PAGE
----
HU getting ‘unique’ nano lab

A center for pharmaceutical research and treatment of children will be established by the Hebrew University.

By
June 24, 2013 19:46
2 minute read.
The grounds of the Hebrew University of Jerusalem.

Hebrew U 370. (photo credit: Courtesy of the Hebrew University)

 
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Hebrew University is preparing to establish a center for pharmaceutical research and treatment of children, the dean of HU’s School of Pharmacy, Prof.

Simon Benita announced on Monday.

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The pharmacy school, which is marking its 60th anniversary, will deal with fields that no other pharmaceutical research institutions works on, Benita said this week.

“There are very serious diseases that affect children, such as cystic fibrosis and muscular dystrophy, that have no cure,” he said.

“People don’t completely understand the importance of special pharmaceutical treatments for children.”

“Half-a-million dollars have already been collected towards establishing the center in the pharmacy school’s Jerusalem Ein Kerem campus.

The dean remarked that there are drugs for these serious diseases given only by injection into the muscle, but this is problematic.



These difficulties could be solved with research invested to treatment specially for children,” said Benita, who is to be director of the center.

The Jerusalem center joins three others – in Boston, Britain and Heidelburg, Germany – that focus on suiting drug formulations to children.

But the HU center will deal with fields in which these three do not conduct research, Benita said. These include the study of mostly incurable genetic diseases; building new models for testing drugs for children on lab animals, without the currently existing need to conduct clinical trials on children; and synthesizing new molecules suited for children.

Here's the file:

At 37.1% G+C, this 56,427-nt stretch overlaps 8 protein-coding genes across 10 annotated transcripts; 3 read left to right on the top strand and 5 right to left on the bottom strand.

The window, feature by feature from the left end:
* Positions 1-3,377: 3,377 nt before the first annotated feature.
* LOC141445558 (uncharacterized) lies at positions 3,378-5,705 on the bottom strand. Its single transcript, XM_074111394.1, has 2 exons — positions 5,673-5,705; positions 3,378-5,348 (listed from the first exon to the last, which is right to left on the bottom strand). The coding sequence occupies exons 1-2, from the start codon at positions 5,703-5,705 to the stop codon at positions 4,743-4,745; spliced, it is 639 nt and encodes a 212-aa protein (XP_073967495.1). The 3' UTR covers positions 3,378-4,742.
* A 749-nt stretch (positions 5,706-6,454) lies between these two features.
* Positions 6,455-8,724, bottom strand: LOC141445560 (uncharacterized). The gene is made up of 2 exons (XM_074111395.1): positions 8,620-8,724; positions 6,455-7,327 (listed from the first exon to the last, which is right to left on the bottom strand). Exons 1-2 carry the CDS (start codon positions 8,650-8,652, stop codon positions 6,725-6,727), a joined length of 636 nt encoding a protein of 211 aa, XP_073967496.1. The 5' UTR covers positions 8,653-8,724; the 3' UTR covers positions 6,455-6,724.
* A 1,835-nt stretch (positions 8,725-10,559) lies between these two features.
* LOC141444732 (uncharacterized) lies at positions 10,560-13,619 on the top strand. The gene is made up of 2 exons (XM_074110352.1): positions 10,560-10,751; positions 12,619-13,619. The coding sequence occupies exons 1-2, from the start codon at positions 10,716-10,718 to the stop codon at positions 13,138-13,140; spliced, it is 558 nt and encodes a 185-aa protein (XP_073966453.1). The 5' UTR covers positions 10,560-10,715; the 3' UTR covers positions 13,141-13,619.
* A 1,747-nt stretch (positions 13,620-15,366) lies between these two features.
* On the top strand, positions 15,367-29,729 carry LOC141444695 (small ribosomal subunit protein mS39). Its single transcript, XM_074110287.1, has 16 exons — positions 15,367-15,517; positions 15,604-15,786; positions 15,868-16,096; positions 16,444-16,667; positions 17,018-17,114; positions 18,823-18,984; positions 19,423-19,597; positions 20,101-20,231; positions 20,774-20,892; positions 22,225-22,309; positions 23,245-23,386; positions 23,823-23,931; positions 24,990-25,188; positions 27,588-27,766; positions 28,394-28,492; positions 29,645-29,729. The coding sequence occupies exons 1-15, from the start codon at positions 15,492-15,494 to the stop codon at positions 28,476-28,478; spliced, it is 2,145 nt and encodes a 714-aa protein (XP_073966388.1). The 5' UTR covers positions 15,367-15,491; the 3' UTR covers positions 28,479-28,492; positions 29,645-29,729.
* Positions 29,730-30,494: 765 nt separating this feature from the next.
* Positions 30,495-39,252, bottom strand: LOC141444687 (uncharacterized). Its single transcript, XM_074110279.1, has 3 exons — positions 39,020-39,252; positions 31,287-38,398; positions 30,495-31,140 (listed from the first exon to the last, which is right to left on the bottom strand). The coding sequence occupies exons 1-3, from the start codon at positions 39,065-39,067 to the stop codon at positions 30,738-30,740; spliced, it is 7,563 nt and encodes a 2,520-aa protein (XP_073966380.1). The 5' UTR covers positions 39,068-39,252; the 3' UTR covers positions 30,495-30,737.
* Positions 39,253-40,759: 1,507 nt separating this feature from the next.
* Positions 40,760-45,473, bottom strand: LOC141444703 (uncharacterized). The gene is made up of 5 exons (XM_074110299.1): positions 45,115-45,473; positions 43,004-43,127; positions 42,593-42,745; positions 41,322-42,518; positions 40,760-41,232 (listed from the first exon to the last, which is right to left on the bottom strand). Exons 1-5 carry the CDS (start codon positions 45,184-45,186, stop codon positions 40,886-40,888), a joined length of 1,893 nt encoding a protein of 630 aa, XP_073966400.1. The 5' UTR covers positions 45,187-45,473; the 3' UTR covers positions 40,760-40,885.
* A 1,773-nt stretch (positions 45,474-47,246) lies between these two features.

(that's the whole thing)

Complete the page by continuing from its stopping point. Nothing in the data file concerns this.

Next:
This last field has especially been overlooked around the world because it is not financially profitable, Benita said.

The HU center aims to conduct research in such fields as obesity and hypertension that used to affect only adults but today have also hit many children.

A unique nanotechnology laboratory was inaugurated at HU’s Peter Brojde Center, which received a NIS 6 million donation from the Brojde family through the Canadian Friends of the the Hebrew University (CFHU).

“The new Miniature Integrated Systems Laboratory will merge the top-down approach of ubiquitous computing with the bottom-up approach of Nano science and nanotechnology,” a Hebrew University spokesman said. “The alliance between the bottom-up development of new micro-sensing/manipulating capabilities with the top-down approach to fuse the information generated in sensor ensembles and networks is expected to play a major role in a world striving to optimize the use of its energy resources, preserve the environment, combat terror and provide medical services to all.”

Anna Brojde and her family, who have donated significantly in the fields of engineering and computer science, dedicated the facility this week.

“This marks a new era of innovative research at the Brojde Center,” said CFHU president and CEO Rami Kleinman, “We thank Anna Brojde and her family and welcome this pioneering venture which will enhance scientific knowledge and academic excellence.”


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